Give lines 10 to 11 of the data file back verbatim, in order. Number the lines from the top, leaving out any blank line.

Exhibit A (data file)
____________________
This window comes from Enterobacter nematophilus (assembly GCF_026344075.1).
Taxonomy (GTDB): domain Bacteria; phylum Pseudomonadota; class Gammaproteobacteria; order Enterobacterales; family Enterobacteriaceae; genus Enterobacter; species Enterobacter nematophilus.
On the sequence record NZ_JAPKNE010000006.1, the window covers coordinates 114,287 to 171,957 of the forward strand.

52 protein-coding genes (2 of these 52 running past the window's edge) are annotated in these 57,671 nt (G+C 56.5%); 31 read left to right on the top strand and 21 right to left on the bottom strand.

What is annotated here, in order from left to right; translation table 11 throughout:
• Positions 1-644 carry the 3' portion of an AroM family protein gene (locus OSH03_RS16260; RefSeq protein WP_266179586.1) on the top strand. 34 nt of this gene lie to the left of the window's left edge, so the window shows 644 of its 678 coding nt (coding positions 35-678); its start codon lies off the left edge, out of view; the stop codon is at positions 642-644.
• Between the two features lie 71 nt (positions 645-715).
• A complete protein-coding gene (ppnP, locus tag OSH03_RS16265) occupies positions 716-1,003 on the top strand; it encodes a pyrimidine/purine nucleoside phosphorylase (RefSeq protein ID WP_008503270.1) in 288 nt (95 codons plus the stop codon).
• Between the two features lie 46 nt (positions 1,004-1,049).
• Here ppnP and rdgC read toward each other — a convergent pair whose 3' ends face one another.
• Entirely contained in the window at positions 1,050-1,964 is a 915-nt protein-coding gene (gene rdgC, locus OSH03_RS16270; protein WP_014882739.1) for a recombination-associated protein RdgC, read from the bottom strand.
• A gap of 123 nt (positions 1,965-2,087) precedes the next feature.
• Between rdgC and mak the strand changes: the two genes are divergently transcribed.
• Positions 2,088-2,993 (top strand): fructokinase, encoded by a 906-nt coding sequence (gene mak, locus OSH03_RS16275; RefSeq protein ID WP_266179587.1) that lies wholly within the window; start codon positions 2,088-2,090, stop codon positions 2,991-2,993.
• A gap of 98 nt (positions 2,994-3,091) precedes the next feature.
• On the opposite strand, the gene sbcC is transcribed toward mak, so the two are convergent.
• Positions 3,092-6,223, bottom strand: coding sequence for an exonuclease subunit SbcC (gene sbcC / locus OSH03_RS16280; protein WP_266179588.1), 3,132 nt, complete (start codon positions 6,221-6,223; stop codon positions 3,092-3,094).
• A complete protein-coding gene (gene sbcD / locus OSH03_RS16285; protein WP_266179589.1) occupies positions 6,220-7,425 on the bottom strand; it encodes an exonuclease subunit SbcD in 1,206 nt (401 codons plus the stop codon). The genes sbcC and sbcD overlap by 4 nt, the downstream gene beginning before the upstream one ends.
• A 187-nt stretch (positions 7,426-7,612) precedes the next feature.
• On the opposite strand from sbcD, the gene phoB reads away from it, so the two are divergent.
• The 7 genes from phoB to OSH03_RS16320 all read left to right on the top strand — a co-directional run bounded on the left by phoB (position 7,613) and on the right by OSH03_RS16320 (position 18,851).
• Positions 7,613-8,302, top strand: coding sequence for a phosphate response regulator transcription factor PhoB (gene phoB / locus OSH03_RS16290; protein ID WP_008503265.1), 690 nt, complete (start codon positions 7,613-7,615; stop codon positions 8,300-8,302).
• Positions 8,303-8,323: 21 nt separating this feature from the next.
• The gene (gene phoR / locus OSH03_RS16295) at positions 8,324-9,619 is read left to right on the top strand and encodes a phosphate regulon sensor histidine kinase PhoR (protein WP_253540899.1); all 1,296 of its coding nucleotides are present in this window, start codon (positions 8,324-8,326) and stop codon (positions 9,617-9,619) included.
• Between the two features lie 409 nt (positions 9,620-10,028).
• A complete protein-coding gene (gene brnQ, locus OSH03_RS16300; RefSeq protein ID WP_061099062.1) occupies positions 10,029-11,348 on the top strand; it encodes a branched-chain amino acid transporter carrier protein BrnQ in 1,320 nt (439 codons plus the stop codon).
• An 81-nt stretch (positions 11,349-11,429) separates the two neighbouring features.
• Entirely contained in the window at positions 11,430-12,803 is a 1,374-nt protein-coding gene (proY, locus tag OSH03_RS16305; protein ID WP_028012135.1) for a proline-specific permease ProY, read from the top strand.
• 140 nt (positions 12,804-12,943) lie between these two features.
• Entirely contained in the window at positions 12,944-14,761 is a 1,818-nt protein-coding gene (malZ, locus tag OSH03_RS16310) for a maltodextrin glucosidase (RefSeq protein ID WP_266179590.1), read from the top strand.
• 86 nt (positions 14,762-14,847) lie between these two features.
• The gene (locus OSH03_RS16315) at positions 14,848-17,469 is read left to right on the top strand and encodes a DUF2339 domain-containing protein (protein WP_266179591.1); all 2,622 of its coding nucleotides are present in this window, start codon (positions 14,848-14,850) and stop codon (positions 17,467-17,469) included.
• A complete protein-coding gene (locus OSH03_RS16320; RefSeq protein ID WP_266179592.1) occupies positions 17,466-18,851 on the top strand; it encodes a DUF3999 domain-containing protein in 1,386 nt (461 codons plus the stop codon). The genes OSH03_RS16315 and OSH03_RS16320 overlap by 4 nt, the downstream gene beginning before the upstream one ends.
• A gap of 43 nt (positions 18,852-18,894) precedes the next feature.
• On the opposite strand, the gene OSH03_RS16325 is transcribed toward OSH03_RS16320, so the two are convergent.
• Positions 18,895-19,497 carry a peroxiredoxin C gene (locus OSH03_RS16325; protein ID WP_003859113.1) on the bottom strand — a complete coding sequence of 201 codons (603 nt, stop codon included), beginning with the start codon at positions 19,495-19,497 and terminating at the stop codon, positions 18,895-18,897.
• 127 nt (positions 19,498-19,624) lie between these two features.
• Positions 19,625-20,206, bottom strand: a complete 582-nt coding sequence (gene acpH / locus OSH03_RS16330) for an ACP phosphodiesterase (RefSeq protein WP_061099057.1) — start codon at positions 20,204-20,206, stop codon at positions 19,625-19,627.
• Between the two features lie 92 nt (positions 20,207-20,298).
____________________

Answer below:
• Here ppnP and rdgC read toward each other — a convergent pair whose 3' ends face one another.
• Entirely contained in the window at positions 1,050-1,964 is a 915-nt protein-coding gene (gene rdgC, locus OSH03_RS16270; protein WP_014882739.1) for a recombination-associated protein RdgC, read from the bottom strand.